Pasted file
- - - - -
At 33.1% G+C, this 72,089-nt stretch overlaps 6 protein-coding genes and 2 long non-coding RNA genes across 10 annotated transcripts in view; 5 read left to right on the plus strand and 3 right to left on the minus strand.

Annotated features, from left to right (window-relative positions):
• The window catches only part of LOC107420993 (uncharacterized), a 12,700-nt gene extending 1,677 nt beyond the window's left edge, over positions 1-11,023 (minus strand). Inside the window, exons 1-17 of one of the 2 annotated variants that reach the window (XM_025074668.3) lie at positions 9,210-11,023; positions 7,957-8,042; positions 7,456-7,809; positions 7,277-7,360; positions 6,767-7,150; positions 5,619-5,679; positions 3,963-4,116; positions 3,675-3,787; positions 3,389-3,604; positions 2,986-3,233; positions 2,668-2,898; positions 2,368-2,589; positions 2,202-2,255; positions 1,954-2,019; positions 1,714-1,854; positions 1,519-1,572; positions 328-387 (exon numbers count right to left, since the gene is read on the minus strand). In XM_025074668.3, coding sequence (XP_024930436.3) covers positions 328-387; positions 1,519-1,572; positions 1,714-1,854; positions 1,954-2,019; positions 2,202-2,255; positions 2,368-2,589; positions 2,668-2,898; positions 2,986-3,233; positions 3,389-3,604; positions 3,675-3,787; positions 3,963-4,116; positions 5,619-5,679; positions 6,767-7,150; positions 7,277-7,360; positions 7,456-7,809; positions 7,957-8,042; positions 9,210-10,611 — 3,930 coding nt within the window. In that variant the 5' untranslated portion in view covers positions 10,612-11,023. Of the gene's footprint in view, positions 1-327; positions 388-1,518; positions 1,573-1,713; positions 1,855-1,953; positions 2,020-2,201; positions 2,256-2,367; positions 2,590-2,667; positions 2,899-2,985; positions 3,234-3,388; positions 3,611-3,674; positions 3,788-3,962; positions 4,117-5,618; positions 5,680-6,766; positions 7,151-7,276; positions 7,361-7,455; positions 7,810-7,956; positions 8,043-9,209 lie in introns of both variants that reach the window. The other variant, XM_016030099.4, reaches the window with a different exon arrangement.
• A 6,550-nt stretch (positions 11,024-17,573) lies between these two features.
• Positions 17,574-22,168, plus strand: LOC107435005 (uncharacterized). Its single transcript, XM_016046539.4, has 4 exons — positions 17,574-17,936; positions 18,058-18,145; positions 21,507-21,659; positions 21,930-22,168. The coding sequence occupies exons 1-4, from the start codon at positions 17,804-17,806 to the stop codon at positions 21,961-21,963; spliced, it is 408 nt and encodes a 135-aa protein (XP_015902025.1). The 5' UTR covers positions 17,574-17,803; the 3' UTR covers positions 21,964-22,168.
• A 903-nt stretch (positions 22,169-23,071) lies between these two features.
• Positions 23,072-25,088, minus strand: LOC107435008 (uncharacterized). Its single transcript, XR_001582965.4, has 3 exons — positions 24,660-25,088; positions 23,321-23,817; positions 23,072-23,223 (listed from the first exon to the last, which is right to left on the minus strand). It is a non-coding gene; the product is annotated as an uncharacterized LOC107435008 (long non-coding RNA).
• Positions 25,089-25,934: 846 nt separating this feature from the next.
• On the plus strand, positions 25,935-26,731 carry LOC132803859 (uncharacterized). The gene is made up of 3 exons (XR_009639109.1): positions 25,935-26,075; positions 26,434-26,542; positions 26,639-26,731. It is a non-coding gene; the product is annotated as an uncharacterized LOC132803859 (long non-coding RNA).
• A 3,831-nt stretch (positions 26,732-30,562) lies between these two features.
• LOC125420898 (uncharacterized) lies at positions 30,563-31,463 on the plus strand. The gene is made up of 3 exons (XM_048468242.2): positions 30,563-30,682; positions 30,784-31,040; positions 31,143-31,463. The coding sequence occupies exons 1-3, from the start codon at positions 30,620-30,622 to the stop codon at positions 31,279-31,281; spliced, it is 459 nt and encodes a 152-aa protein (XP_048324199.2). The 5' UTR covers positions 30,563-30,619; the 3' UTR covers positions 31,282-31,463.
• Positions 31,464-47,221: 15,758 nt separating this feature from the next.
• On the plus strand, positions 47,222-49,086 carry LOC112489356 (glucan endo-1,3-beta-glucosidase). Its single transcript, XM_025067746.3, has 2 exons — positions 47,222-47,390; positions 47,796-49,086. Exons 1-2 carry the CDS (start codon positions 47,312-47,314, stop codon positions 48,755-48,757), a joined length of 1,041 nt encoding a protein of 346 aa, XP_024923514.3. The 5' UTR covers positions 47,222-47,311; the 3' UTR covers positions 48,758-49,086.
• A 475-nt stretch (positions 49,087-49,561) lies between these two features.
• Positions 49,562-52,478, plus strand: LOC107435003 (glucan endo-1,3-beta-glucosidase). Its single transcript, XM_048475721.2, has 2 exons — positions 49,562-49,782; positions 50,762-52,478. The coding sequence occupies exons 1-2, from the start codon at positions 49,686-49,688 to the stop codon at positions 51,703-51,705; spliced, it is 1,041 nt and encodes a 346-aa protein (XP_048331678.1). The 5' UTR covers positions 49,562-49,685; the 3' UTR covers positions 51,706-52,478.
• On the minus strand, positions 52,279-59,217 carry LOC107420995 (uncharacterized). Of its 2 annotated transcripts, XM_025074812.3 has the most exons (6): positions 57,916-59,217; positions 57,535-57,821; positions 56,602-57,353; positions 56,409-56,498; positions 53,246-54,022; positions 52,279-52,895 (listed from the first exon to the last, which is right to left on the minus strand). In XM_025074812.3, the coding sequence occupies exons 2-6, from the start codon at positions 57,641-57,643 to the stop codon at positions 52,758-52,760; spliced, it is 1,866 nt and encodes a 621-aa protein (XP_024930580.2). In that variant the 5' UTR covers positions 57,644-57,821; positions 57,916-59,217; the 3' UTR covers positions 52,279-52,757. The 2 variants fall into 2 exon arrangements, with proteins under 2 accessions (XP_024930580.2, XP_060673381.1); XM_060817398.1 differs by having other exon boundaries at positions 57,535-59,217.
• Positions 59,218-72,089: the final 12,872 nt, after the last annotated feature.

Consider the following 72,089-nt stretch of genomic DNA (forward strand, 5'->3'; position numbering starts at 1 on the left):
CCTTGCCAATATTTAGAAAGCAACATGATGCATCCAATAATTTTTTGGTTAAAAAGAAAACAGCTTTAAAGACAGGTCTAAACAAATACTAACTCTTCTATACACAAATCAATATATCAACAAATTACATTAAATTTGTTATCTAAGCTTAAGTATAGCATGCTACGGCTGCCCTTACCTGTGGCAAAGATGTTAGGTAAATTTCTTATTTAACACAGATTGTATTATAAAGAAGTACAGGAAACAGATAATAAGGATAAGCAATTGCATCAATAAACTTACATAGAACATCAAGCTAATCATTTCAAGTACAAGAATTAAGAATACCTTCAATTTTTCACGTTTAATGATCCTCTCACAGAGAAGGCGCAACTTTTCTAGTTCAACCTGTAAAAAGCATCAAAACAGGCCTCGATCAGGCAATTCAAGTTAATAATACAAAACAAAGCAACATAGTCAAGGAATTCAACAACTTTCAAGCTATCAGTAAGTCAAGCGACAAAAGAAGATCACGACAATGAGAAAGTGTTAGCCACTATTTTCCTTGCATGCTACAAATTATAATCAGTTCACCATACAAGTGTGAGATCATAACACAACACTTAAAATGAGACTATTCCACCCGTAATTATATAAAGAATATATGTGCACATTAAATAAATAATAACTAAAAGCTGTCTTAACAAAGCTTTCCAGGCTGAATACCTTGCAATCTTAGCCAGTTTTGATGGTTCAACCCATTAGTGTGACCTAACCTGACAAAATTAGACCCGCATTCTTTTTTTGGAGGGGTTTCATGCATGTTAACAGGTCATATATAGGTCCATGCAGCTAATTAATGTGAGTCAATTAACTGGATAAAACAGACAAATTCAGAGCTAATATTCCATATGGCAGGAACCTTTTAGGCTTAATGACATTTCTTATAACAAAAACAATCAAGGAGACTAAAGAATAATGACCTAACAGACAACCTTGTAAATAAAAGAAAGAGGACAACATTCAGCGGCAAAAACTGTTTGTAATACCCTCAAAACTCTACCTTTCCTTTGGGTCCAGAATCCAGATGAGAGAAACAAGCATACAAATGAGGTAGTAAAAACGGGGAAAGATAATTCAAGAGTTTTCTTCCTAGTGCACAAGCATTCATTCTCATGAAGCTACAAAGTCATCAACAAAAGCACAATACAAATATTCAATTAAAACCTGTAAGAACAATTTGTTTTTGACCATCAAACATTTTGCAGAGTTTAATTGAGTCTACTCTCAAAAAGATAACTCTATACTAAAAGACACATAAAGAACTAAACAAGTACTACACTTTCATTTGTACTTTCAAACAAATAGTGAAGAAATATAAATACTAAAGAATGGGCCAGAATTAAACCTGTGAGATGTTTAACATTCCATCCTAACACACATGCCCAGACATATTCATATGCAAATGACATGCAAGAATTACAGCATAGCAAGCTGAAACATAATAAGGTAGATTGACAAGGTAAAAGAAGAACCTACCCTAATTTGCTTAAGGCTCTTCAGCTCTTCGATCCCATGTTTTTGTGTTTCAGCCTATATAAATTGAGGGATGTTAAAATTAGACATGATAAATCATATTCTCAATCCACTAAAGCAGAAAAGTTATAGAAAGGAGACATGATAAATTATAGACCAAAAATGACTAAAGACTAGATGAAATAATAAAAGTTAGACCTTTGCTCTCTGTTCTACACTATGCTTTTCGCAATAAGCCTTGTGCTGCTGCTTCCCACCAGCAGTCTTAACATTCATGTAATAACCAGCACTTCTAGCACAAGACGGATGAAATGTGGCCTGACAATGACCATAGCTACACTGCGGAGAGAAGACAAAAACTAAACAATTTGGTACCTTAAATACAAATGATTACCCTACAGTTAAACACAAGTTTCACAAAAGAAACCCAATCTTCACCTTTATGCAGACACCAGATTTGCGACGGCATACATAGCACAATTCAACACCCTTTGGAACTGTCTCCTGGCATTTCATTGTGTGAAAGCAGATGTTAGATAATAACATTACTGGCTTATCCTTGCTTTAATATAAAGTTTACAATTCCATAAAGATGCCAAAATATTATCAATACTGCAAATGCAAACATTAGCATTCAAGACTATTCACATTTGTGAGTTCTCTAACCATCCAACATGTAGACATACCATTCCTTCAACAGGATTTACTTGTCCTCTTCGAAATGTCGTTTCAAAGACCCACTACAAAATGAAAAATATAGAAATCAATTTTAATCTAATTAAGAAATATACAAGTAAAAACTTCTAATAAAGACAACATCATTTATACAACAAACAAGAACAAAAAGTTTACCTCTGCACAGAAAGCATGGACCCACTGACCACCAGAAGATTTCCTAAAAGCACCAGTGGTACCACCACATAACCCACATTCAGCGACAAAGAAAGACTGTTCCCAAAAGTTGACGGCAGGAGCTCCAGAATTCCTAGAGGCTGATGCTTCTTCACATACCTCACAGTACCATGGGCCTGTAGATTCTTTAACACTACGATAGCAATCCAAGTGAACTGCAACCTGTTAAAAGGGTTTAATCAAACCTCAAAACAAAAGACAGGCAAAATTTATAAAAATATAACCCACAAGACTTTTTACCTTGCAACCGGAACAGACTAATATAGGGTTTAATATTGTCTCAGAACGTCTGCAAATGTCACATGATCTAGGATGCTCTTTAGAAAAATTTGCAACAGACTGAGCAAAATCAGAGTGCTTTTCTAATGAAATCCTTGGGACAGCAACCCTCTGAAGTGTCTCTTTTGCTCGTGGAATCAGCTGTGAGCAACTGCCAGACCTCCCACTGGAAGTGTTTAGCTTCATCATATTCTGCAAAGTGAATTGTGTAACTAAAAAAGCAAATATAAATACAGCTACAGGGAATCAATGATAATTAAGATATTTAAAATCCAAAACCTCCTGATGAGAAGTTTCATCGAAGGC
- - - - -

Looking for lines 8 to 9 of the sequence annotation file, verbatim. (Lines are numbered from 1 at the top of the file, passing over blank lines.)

• Positions 25,089-25,934: 846 nt separating this feature from the next.
• On the plus strand, positions 25,935-26,731 carry LOC132803859 (uncharacterized). The gene is made up of 3 exons (XR_009639109.1): positions 25,935-26,075; positions 26,434-26,542; positions 26,639-26,731. It is a non-coding gene; the product is annotated as an uncharacterized LOC132803859 (long non-coding RNA).